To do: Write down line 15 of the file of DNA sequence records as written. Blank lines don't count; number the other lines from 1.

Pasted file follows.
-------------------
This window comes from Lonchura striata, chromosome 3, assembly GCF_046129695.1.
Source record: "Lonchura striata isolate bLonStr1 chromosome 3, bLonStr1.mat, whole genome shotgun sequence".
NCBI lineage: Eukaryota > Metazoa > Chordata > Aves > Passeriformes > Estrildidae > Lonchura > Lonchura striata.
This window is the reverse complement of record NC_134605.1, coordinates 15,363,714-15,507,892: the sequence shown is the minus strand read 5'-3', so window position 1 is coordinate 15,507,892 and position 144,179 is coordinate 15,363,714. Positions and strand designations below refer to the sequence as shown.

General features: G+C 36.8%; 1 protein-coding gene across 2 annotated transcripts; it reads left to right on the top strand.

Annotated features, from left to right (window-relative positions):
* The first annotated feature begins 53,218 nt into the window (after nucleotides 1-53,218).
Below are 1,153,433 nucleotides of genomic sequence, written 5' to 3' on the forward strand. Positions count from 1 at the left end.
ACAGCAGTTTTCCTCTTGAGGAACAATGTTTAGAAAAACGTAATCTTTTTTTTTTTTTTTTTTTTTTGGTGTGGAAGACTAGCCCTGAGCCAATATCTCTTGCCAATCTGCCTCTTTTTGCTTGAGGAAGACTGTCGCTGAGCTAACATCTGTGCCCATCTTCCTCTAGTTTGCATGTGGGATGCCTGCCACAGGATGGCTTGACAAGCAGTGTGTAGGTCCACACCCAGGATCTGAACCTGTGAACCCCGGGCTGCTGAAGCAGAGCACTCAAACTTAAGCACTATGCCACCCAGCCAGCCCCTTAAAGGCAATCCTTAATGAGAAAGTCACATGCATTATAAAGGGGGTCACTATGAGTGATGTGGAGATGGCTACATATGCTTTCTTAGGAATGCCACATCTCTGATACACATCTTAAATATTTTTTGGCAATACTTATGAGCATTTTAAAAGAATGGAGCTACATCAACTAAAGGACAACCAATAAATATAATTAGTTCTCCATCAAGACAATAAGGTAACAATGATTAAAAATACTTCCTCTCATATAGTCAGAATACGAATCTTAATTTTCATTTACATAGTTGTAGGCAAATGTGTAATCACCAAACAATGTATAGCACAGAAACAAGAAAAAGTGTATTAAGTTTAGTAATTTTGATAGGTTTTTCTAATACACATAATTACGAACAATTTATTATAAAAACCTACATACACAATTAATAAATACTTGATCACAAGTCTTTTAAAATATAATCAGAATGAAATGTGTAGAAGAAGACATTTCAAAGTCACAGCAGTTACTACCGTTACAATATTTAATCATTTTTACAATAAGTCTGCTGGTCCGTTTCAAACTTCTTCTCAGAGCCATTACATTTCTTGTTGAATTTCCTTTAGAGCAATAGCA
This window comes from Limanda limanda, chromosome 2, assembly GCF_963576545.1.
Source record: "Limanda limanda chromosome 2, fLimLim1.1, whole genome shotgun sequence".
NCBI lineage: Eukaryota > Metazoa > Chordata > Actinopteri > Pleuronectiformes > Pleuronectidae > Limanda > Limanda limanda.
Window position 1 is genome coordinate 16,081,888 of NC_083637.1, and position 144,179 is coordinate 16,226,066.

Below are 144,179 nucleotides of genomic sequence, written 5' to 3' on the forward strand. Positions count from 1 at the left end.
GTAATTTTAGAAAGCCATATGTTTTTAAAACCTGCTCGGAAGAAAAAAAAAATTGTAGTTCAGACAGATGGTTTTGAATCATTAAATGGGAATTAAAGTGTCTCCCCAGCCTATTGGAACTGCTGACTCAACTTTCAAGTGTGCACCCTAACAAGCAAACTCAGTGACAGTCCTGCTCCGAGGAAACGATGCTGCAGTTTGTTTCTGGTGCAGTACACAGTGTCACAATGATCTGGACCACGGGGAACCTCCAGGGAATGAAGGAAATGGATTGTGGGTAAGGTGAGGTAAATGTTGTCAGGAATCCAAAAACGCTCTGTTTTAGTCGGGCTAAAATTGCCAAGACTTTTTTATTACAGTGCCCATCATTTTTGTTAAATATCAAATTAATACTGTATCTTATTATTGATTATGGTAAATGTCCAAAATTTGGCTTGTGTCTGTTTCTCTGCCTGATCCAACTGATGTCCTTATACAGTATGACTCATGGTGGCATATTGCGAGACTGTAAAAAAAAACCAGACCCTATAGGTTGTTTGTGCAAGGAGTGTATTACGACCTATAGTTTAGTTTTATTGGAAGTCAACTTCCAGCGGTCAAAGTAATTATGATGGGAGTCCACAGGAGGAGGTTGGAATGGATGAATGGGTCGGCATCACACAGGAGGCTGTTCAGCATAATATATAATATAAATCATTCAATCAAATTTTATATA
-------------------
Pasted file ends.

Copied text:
GTAATTTTAGAAAGCCATATGTTTTTAAAACCTGCTCGGAAGAAAAAAAAAATTGTAGTTCAGACAGATGGTTTTGAATCATTAAATGGGAATTAAAGTGTCTCCCCAGCCTATTGGAACTGCTGACTCAACTTTCAAGTGTGCACCCTAACAAGCAAACTCAGTGACAGTCCTGCTCCGAGGAAACGATGCTGCAGTTTGTTTCTGGTGCAGTACACAGTGTCACAATGATCTGGACCACGGGGAACCTCCAGGGAATGAAGGAAATGGATTGTGGGTAAGGTGAGGTAAATGTTGTCAGGAATCCAAAAACGCTCTGTTTTAGTCGGGCTAAAATTGCCAAGACTTTTTTATTACAGTGCCCATCATTTTTGTTAAATATCAAATTAATACTGTATCTTATTATTGATTATGGTAAATGTCCAAAATTTGGCTTGTGTCTGTTTCTCTGCCTGATCCAACTGATGTCCTTATACAGTATGACTCATGGTGGCATATTGCGAGACTGTAAAAAAAAACCAGACCCTATAGGTTGTTTGTGCAAGGAGTGTATTACGACCTATAGTTTAGTTTTATTGGAAGTCAACTTCCAGCGGTCAAAGTAATTATGATGGGAGTCCACAGGAGGAGGTTGGAATGGATGAATGGGTCGGCATCACACAGGAGGCTGTTCAGCATAATATATAATATAAATCATTCAATCAAATTTTATATA